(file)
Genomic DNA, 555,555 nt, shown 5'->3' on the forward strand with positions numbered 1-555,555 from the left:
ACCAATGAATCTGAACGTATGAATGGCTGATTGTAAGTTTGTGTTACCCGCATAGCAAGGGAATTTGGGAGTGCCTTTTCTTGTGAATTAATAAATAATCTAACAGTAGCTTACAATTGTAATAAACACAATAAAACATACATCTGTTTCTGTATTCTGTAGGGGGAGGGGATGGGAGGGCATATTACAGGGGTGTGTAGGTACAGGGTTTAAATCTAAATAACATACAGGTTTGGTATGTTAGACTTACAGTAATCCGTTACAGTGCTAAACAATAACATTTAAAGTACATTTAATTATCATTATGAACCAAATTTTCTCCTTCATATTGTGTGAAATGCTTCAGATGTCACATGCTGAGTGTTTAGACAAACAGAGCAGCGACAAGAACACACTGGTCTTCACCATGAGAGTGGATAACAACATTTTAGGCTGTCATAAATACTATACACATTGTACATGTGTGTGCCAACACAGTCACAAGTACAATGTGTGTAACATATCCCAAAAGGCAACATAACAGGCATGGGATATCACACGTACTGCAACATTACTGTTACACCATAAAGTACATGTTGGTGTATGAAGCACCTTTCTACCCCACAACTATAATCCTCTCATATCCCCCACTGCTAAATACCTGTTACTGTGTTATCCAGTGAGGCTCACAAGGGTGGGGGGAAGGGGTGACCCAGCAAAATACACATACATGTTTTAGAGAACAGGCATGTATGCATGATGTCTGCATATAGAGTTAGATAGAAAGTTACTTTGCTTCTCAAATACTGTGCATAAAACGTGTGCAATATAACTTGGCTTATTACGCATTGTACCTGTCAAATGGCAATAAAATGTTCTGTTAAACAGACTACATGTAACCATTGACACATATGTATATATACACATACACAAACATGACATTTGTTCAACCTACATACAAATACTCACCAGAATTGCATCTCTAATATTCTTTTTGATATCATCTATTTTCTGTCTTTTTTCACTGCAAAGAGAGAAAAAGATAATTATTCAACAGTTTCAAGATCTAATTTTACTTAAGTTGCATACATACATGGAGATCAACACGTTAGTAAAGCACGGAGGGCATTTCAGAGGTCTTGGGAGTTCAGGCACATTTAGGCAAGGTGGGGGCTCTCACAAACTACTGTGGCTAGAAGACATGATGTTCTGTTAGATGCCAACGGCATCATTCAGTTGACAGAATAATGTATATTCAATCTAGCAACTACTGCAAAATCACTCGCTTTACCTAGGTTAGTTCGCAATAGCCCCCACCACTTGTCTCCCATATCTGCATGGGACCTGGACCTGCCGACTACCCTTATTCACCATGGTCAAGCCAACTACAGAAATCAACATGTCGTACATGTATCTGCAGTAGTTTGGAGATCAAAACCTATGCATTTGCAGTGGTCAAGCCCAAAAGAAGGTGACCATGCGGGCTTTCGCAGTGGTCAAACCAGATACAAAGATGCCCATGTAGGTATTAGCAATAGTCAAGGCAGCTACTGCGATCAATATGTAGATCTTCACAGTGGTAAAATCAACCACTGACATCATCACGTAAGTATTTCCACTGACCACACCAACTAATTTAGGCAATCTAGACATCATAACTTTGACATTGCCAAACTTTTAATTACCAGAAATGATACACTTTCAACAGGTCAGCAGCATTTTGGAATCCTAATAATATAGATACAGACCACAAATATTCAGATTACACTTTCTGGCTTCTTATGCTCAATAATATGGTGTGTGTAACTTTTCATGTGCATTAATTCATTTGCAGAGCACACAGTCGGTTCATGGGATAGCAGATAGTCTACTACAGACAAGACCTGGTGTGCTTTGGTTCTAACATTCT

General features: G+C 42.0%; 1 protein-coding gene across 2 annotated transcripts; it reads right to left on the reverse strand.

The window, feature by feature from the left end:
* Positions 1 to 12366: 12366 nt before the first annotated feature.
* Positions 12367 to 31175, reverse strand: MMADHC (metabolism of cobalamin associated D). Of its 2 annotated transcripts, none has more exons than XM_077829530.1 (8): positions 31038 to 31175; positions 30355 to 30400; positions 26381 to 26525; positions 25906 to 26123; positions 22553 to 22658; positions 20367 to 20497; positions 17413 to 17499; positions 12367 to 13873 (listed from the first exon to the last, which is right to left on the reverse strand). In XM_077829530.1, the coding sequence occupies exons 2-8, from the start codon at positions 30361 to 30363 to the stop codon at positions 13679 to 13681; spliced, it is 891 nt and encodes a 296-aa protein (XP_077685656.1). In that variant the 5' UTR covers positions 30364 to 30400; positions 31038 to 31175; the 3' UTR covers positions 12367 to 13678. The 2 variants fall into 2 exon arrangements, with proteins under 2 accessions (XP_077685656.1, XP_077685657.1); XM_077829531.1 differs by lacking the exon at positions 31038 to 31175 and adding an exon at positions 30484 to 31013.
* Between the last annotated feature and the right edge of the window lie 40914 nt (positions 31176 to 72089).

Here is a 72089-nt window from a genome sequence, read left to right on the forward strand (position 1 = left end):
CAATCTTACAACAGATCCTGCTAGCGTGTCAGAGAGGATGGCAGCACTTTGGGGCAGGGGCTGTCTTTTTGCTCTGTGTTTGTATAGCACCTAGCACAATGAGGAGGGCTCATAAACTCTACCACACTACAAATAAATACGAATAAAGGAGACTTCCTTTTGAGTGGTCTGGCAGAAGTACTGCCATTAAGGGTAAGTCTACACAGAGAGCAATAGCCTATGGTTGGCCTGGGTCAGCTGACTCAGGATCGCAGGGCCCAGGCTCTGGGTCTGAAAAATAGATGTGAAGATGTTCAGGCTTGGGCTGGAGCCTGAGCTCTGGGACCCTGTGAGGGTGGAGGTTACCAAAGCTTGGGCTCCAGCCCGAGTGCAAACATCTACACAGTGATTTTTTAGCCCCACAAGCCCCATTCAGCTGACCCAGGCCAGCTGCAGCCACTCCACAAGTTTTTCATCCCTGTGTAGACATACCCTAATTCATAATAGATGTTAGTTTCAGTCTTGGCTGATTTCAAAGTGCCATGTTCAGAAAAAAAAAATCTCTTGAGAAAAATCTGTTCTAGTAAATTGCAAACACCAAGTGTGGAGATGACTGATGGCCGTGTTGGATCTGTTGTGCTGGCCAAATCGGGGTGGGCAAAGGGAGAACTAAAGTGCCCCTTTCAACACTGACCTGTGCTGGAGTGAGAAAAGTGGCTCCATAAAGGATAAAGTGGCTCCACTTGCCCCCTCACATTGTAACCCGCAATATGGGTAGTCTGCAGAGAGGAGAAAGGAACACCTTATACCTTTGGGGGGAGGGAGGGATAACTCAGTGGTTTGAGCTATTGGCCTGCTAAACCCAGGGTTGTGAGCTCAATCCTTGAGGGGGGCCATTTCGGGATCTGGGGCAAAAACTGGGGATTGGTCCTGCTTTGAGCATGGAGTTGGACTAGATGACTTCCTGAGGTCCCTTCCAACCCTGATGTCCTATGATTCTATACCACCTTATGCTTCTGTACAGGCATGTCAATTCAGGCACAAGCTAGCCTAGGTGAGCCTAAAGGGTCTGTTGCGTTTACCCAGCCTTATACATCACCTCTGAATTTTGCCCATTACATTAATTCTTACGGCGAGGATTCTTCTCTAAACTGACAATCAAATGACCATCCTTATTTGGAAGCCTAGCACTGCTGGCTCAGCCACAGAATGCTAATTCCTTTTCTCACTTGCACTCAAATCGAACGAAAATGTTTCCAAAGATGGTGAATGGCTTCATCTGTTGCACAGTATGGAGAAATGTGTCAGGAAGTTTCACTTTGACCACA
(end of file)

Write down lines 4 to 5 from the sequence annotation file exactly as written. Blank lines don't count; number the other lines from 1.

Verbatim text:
The window, feature by feature from the left end:
* Positions 1 to 12366: 12366 nt before the first annotated feature.